The population of the oblast is predominantly Ukrainian, with minority Belarusian and Russian populations concentrated in the northern districts.

The province has experienced long-term population decline. The population has fallen 37% from the 1959 figure of 1,554,000, the steepest decline of any Ukrainian oblast. It has the lowest population density in the country.

Age structure

0-14 years: 12.9%   (male 70,680/female 67,487)
15-64 years: 68.4%   (male 352,230/female 378,864)
65 years and over: 18.7%   (male 61,722/female 138,277) (2013 official)

Median age

total: 42.8 years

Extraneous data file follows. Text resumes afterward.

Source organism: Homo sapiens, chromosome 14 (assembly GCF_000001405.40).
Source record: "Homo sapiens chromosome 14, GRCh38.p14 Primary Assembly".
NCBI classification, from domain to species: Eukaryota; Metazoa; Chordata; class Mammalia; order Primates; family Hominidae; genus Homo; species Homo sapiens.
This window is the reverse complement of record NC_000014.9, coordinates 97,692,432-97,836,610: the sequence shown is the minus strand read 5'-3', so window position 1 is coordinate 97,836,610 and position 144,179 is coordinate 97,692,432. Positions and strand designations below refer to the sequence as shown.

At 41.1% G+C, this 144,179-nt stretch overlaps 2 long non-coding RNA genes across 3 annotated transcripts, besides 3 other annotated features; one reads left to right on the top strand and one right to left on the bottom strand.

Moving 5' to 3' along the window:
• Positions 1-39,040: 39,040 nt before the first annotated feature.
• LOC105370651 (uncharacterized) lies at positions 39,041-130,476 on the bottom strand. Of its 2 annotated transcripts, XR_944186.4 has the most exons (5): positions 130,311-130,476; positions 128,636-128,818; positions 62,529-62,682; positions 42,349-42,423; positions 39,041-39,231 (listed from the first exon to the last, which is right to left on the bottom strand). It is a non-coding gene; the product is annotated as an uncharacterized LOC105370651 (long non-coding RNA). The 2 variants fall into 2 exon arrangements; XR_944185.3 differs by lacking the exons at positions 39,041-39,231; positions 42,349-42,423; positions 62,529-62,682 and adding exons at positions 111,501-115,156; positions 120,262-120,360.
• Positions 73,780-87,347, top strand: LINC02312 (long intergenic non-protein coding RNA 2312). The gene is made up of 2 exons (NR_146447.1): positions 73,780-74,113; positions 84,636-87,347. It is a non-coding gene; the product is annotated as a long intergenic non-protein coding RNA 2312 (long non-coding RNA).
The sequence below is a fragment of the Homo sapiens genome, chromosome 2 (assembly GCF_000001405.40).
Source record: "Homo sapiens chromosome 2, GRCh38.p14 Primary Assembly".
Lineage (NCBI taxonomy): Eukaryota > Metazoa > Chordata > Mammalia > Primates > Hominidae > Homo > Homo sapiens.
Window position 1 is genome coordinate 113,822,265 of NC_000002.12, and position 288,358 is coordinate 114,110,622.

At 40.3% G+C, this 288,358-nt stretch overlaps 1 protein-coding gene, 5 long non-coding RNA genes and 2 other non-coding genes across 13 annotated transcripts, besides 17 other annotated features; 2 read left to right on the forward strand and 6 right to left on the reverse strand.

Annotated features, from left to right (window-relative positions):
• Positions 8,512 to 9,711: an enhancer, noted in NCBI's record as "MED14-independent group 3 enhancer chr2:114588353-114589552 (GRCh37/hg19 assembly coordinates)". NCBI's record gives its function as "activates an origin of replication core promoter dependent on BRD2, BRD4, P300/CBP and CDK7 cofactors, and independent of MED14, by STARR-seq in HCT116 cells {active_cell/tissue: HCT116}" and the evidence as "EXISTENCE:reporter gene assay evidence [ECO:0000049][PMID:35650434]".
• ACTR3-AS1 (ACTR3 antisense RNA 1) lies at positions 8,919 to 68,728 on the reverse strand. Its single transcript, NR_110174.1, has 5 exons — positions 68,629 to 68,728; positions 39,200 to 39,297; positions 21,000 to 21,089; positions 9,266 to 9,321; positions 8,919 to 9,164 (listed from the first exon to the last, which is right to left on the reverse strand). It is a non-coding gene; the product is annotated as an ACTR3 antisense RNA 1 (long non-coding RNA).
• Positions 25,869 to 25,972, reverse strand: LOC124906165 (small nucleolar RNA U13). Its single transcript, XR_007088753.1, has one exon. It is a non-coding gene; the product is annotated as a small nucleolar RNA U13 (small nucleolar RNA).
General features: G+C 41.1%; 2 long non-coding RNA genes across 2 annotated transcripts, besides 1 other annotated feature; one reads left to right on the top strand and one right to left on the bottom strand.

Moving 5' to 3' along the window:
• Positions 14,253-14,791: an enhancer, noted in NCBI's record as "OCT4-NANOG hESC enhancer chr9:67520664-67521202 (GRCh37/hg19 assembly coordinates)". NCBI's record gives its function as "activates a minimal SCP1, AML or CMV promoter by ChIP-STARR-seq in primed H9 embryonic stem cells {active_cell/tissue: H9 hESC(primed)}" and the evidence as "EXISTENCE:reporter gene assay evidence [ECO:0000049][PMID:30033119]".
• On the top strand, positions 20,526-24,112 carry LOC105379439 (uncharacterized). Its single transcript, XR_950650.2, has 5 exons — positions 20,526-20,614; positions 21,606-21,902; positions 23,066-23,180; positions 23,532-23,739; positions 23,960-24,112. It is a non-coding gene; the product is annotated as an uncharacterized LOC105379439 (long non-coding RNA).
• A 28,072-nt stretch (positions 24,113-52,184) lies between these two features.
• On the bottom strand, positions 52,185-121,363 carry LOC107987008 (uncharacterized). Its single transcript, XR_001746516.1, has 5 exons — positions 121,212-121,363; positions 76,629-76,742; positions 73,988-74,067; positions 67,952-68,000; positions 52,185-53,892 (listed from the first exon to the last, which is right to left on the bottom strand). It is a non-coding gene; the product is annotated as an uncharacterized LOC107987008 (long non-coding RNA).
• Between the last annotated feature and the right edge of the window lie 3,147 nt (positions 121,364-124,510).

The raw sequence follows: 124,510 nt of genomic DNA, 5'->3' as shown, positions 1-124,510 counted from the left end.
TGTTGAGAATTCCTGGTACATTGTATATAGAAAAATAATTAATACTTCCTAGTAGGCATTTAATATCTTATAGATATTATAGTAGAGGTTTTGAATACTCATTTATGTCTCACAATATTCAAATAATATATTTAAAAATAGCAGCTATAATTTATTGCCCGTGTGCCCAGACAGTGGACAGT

male: 38.5 years  
female: 46.9 years   (2013 official)

Economy

Industry

The economy of Chernihiv Oblast is centered around petroleum and natural gas extraction, transport, machinery, tobacco and the textile industry. A major tobacco factory is situated in Pryluky. The cities of Bakhmach and Nizhyn are important railway junctions on the route from Russia and Belarus to Southeast Europe. There are notable machinery and electronics industries in Chernihiv. Chernihiv also has a brewery producing beer under the name "Chernihivske".

Religion

The religion among believers in the oblast is overwhelmingly Eastern Orthodox. A substantial percentage of the population is atheist. Small minorities of Ukrainian Catholics, Roman Catholics (including the descendants of earlier Polish colonists), and recent converts to Protestantism are also present.

Culture and tourist attractions